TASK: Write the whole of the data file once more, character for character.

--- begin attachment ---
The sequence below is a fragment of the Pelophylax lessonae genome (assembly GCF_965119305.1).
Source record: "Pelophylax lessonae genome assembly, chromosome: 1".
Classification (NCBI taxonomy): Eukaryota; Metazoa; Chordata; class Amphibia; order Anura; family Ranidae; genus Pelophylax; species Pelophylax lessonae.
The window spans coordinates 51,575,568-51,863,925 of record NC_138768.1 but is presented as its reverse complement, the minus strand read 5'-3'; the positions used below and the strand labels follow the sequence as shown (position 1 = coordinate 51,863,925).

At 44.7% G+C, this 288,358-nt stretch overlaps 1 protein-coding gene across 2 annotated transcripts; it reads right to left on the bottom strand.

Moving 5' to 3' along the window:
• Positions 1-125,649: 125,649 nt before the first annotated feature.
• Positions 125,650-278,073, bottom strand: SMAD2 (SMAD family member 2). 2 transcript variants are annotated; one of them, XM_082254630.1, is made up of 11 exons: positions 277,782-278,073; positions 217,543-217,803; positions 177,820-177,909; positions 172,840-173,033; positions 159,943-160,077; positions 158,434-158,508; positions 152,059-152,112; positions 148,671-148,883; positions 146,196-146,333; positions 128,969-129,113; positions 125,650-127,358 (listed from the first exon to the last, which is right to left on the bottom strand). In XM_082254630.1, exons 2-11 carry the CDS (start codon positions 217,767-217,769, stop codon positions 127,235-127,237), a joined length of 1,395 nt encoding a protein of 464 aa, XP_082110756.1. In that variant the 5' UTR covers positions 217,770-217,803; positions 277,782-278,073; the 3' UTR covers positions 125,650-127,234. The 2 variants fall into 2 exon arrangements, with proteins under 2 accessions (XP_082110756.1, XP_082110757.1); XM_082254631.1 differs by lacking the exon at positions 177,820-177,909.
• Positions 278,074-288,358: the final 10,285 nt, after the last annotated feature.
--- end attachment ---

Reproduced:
The sequence below is a fragment of the Pelophylax lessonae genome (assembly GCF_965119305.1).
Source record: "Pelophylax lessonae genome assembly, chromosome: 1".
Classification (NCBI taxonomy): Eukaryota; Metazoa; Chordata; class Amphibia; order Anura; family Ranidae; genus Pelophylax; species Pelophylax lessonae.
The window spans coordinates 51,575,568-51,863,925 of record NC_138768.1 but is presented as its reverse complement, the minus strand read 5'-3'; the positions used below and the strand labels follow the sequence as shown (position 1 = coordinate 51,863,925).

At 44.7% G+C, this 288,358-nt stretch overlaps 1 protein-coding gene across 2 annotated transcripts; it reads right to left on the bottom strand.

Moving 5' to 3' along the window:
• Positions 1-125,649: 125,649 nt before the first annotated feature.
• Positions 125,650-278,073, bottom strand: SMAD2 (SMAD family member 2). 2 transcript variants are annotated; one of them, XM_082254630.1, is made up of 11 exons: positions 277,782-278,073; positions 217,543-217,803; positions 177,820-177,909; positions 172,840-173,033; positions 159,943-160,077; positions 158,434-158,508; positions 152,059-152,112; positions 148,671-148,883; positions 146,196-146,333; positions 128,969-129,113; positions 125,650-127,358 (listed from the first exon to the last, which is right to left on the bottom strand). In XM_082254630.1, exons 2-11 carry the CDS (start codon positions 217,767-217,769, stop codon positions 127,235-127,237), a joined length of 1,395 nt encoding a protein of 464 aa, XP_082110756.1. In that variant the 5' UTR covers positions 217,770-217,803; positions 277,782-278,073; the 3' UTR covers positions 125,650-127,234. The 2 variants fall into 2 exon arrangements, with proteins under 2 accessions (XP_082110756.1, XP_082110757.1); XM_082254631.1 differs by lacking the exon at positions 177,820-177,909.
• Positions 278,074-288,358: the final 10,285 nt, after the last annotated feature.